Pack: A wolf group that is stable for over at least 12 months (one biological year) containing at least three animals, including at least one female, which occupy together a home range. A pack is a social unit that eventually reproduces, catches prey together, and marks their home range together. Years without reproduction are possible.
Pair: a female and a male, staying together for at least 12 months, catching prey and travelling together. The establishment of a home range is possible, but not mandatory.
Resident individual: a solitary wolf staying in the same home range for at least 12 months. Short term records of other transient individuals without social bonds to the resident animal are possible.
Transient individual: a solitary living wolf, that has not yet established a home range and without social bonds with resident wolves (e.g. an animal on its dispersal). Records of short term stays within home ranges of other individuals, pairs or packs are possible.
After their eradication, wolves have started recolonising Switzerland in 1996. With only a few exceptions, all wolves in Switzerland originated from the Italian and Alpine populations. This can be determined based on the unique genetic haplotype HW22 only found in these populations. Due to the large mobility of wolves, we expect wolves from other populations to immigrate to Switzerland. The first pack was established in 2012 in the Calanda area, in the canton of Grisons. Until January 2022, the number of packs has risen to 16. We offer a continuously updated list of all wolves genetically detected in Switzerland as a PDF.
Records of individual wolves can also be viewed in the Monitoring Center.
The Wolf Alpine Group is an informal group of experts of wild animal research and management. It meets every two years in one of the Alpine countries for an exchange of experiences and to discuss and coordinate the monitoring of wolves. The discussions are then summarised and published in a report on the “Alpine Wolf Workshop”. The graph below is from the report on the 8th meeting in 2018. The abundance estimation for the entire Alps in 2015–2016 consists of 65 packs and 12 pairs. In this context, a pair has been defined as 1 male and 1 female that have been traveling together for two consecutive winters. The evolution of the number of packs and pairs in the Alpine countries is shown in the graph below.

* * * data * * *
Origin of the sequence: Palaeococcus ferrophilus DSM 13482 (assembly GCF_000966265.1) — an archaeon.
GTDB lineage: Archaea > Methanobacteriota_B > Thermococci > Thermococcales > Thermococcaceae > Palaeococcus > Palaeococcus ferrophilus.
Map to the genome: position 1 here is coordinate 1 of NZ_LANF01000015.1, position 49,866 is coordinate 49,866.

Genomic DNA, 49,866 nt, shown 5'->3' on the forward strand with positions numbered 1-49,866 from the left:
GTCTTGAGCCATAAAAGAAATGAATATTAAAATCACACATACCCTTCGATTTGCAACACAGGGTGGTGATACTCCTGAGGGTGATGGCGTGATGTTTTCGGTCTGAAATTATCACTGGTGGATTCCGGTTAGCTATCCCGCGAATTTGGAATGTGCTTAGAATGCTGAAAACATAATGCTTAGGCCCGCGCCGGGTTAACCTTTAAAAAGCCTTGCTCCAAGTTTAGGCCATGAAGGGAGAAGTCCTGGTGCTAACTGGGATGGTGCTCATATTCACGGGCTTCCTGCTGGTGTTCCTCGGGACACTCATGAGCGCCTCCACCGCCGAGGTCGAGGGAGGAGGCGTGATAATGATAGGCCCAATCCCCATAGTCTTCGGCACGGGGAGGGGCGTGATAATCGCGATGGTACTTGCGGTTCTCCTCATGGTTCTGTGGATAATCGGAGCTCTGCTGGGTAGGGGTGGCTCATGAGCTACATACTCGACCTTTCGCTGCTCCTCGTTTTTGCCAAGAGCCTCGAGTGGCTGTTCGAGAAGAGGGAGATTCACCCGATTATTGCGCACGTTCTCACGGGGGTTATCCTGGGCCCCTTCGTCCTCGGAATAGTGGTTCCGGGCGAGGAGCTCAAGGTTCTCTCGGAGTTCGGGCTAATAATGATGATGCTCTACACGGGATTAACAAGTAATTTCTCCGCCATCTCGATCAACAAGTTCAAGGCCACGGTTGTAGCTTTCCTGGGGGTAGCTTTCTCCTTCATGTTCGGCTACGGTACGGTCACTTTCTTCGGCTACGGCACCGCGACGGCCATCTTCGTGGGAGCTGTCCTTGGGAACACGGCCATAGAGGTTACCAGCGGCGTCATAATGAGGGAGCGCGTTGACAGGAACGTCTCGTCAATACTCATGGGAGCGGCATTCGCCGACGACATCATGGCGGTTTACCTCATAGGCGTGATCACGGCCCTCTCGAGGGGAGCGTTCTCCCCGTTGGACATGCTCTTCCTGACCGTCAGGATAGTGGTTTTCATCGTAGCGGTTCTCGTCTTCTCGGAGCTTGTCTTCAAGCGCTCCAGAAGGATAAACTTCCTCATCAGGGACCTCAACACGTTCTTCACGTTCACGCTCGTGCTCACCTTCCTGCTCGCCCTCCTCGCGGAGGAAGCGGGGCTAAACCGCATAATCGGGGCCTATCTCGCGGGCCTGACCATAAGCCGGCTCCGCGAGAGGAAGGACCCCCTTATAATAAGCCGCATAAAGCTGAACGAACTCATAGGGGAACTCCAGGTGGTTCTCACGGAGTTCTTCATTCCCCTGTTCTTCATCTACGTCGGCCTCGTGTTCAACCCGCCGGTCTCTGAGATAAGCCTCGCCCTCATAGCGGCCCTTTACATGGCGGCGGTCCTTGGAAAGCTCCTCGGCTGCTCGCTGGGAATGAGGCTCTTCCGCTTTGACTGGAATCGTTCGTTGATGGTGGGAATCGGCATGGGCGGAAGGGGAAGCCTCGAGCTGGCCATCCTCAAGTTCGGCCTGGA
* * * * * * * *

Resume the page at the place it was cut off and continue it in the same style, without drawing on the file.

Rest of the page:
An assessment of the Wolf in Europe was performed for the IUCN Red List of Threatened Species in 2018. The total population was estimated at 13,000–14,000 individuals for the EU 28 countries. The distribution of the total number of individuals into the different populations is presented in the table below. The population on the Iberian Peninsula is a separate subspecies.
|Scandinavian||NOR, SWE||ca. 430||Increasing|
|Karelian||FIN||ca. 200||Stable or increasing|
|Baltic||EST, LTU, LVA, POL||1,700–2,240||Stable|
|Central European||DEU, POL||780-1,030||Increasing|
|Carpathian||ROU, SVK, POL, CZE, HUN, SRB||3,460–3,849||Stable|
|Dinaric-Balkan||SVN, HRV, BIH, MNE, MKD, ALB, SRB, KOS, GRC, BGR||ca. 4,000||Unknown|
|Alps||ITA, FRA, CHE, AUT, SVN||420–550||Increasing|
|Italian peninsula||ITA||1,100–2,400||Slowly increasing|
|Iberian||ESP, PRT||2,160–2,880||Stable or increasing|